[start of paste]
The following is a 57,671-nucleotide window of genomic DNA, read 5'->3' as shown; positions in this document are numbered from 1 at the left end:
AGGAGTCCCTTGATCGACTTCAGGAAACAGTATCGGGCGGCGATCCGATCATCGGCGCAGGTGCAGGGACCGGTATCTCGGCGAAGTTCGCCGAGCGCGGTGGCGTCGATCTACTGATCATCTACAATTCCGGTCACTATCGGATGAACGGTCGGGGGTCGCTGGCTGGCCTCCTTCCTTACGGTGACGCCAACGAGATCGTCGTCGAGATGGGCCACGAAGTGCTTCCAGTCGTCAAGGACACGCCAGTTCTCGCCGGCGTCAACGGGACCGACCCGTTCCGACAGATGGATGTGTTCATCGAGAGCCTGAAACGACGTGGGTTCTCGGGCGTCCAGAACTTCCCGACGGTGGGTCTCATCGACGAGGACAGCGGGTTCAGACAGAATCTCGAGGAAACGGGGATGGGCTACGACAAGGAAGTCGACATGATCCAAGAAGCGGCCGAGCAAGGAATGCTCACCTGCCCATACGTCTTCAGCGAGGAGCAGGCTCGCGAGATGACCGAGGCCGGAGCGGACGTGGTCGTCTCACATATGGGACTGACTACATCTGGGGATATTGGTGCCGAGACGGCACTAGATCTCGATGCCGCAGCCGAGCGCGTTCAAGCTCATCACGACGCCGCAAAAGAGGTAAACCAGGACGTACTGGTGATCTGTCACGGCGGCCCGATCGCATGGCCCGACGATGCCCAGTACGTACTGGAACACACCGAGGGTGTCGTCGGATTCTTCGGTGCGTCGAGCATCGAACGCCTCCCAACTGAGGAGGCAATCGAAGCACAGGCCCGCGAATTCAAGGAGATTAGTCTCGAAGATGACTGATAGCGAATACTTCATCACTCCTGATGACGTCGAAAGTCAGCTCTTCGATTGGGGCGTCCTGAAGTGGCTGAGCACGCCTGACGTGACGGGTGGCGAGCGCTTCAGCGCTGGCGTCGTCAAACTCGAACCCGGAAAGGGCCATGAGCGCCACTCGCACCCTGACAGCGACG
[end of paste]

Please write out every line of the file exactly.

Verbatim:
The following is a 57,671-nucleotide window of genomic DNA, read 5'->3' as shown; positions in this document are numbered from 1 at the left end:
AGGAGTCCCTTGATCGACTTCAGGAAACAGTATCGGGCGGCGATCCGATCATCGGCGCAGGTGCAGGGACCGGTATCTCGGCGAAGTTCGCCGAGCGCGGTGGCGTCGATCTACTGATCATCTACAATTCCGGTCACTATCGGATGAACGGTCGGGGGTCGCTGGCTGGCCTCCTTCCTTACGGTGACGCCAACGAGATCGTCGTCGAGATGGGCCACGAAGTGCTTCCAGTCGTCAAGGACACGCCAGTTCTCGCCGGCGTCAACGGGACCGACCCGTTCCGACAGATGGATGTGTTCATCGAGAGCCTGAAACGACGTGGGTTCTCGGGCGTCCAGAACTTCCCGACGGTGGGTCTCATCGACGAGGACAGCGGGTTCAGACAGAATCTCGAGGAAACGGGGATGGGCTACGACAAGGAAGTCGACATGATCCAAGAAGCGGCCGAGCAAGGAATGCTCACCTGCCCATACGTCTTCAGCGAGGAGCAGGCTCGCGAGATGACCGAGGCCGGAGCGGACGTGGTCGTCTCACATATGGGACTGACTACATCTGGGGATATTGGTGCCGAGACGGCACTAGATCTCGATGCCGCAGCCGAGCGCGTTCAAGCTCATCACGACGCCGCAAAAGAGGTAAACCAGGACGTACTGGTGATCTGTCACGGCGGCCCGATCGCATGGCCCGACGATGCCCAGTACGTACTGGAACACACCGAGGGTGTCGTCGGATTCTTCGGTGCGTCGAGCATCGAACGCCTCCCAACTGAGGAGGCAATCGAAGCACAGGCCCGCGAATTCAAGGAGATTAGTCTCGAAGATGACTGATAGCGAATACTTCATCACTCCTGATGACGTCGAAAGTCAGCTCTTCGATTGGGGCGTCCTGAAGTGGCTGAGCACGCCTGACGTGACGGGTGGCGAGCGCTTCAGCGCTGGCGTCGTCAAACTCGAACCCGGAAAGGGCCATGAGCGCCACTCGCACCCTGACAGCGACG